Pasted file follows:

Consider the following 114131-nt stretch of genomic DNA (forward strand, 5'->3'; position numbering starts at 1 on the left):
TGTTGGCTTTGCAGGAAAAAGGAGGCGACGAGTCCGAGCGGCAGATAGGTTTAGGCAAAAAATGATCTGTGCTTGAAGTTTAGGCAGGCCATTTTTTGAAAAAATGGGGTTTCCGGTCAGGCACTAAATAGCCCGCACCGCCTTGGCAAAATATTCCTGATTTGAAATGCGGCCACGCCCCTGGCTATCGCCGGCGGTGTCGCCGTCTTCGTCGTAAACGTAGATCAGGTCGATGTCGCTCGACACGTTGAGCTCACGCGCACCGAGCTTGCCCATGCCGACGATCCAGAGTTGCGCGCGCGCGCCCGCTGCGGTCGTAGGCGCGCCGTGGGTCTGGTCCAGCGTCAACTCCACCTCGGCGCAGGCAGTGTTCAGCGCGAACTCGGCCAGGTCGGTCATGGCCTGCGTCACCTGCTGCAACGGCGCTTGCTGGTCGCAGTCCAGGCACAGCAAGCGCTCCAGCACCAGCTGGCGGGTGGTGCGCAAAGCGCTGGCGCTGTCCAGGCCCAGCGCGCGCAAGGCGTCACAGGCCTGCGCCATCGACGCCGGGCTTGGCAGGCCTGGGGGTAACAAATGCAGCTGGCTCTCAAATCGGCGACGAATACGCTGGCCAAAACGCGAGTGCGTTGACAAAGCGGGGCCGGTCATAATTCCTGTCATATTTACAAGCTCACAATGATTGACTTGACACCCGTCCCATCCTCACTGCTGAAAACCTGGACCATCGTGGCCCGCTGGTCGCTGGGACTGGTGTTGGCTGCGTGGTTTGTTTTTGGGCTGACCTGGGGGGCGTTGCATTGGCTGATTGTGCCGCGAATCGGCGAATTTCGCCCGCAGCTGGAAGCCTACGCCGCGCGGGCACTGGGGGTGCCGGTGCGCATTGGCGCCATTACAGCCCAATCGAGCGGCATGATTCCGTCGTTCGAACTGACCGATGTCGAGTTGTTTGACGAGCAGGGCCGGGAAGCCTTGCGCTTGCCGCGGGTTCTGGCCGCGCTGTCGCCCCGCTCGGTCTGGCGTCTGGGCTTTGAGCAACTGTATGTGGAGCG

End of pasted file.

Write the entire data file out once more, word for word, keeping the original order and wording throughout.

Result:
Consider the following 114131-nt stretch of genomic DNA (forward strand, 5'->3'; position numbering starts at 1 on the left):
TGTTGGCTTTGCAGGAAAAAGGAGGCGACGAGTCCGAGCGGCAGATAGGTTTAGGCAAAAAATGATCTGTGCTTGAAGTTTAGGCAGGCCATTTTTTGAAAAAATGGGGTTTCCGGTCAGGCACTAAATAGCCCGCACCGCCTTGGCAAAATATTCCTGATTTGAAATGCGGCCACGCCCCTGGCTATCGCCGGCGGTGTCGCCGTCTTCGTCGTAAACGTAGATCAGGTCGATGTCGCTCGACACGTTGAGCTCACGCGCACCGAGCTTGCCCATGCCGACGATCCAGAGTTGCGCGCGCGCGCCCGCTGCGGTCGTAGGCGCGCCGTGGGTCTGGTCCAGCGTCAACTCCACCTCGGCGCAGGCAGTGTTCAGCGCGAACTCGGCCAGGTCGGTCATGGCCTGCGTCACCTGCTGCAACGGCGCTTGCTGGTCGCAGTCCAGGCACAGCAAGCGCTCCAGCACCAGCTGGCGGGTGGTGCGCAAAGCGCTGGCGCTGTCCAGGCCCAGCGCGCGCAAGGCGTCACAGGCCTGCGCCATCGACGCCGGGCTTGGCAGGCCTGGGGGTAACAAATGCAGCTGGCTCTCAAATCGGCGACGAATACGCTGGCCAAAACGCGAGTGCGTTGACAAAGCGGGGCCGGTCATAATTCCTGTCATATTTACAAGCTCACAATGATTGACTTGACACCCGTCCCATCCTCACTGCTGAAAACCTGGACCATCGTGGCCCGCTGGTCGCTGGGACTGGTGTTGGCTGCGTGGTTTGTTTTTGGGCTGACCTGGGGGGCGTTGCATTGGCTGATTGTGCCGCGAATCGGCGAATTTCGCCCGCAGCTGGAAGCCTACGCCGCGCGGGCACTGGGGGTGCCGGTGCGCATTGGCGCCATTACAGCCCAATCGAGCGGCATGATTCCGTCGTTCGAACTGACCGATGTCGAGTTGTTTGACGAGCAGGGCCGGGAAGCCTTGCGCTTGCCGCGGGTTCTGGCCGCGCTGTCGCCCCGCTCGGTCTGGCGTCTGGGCTTTGAGCAACTGTATGTGGAGCG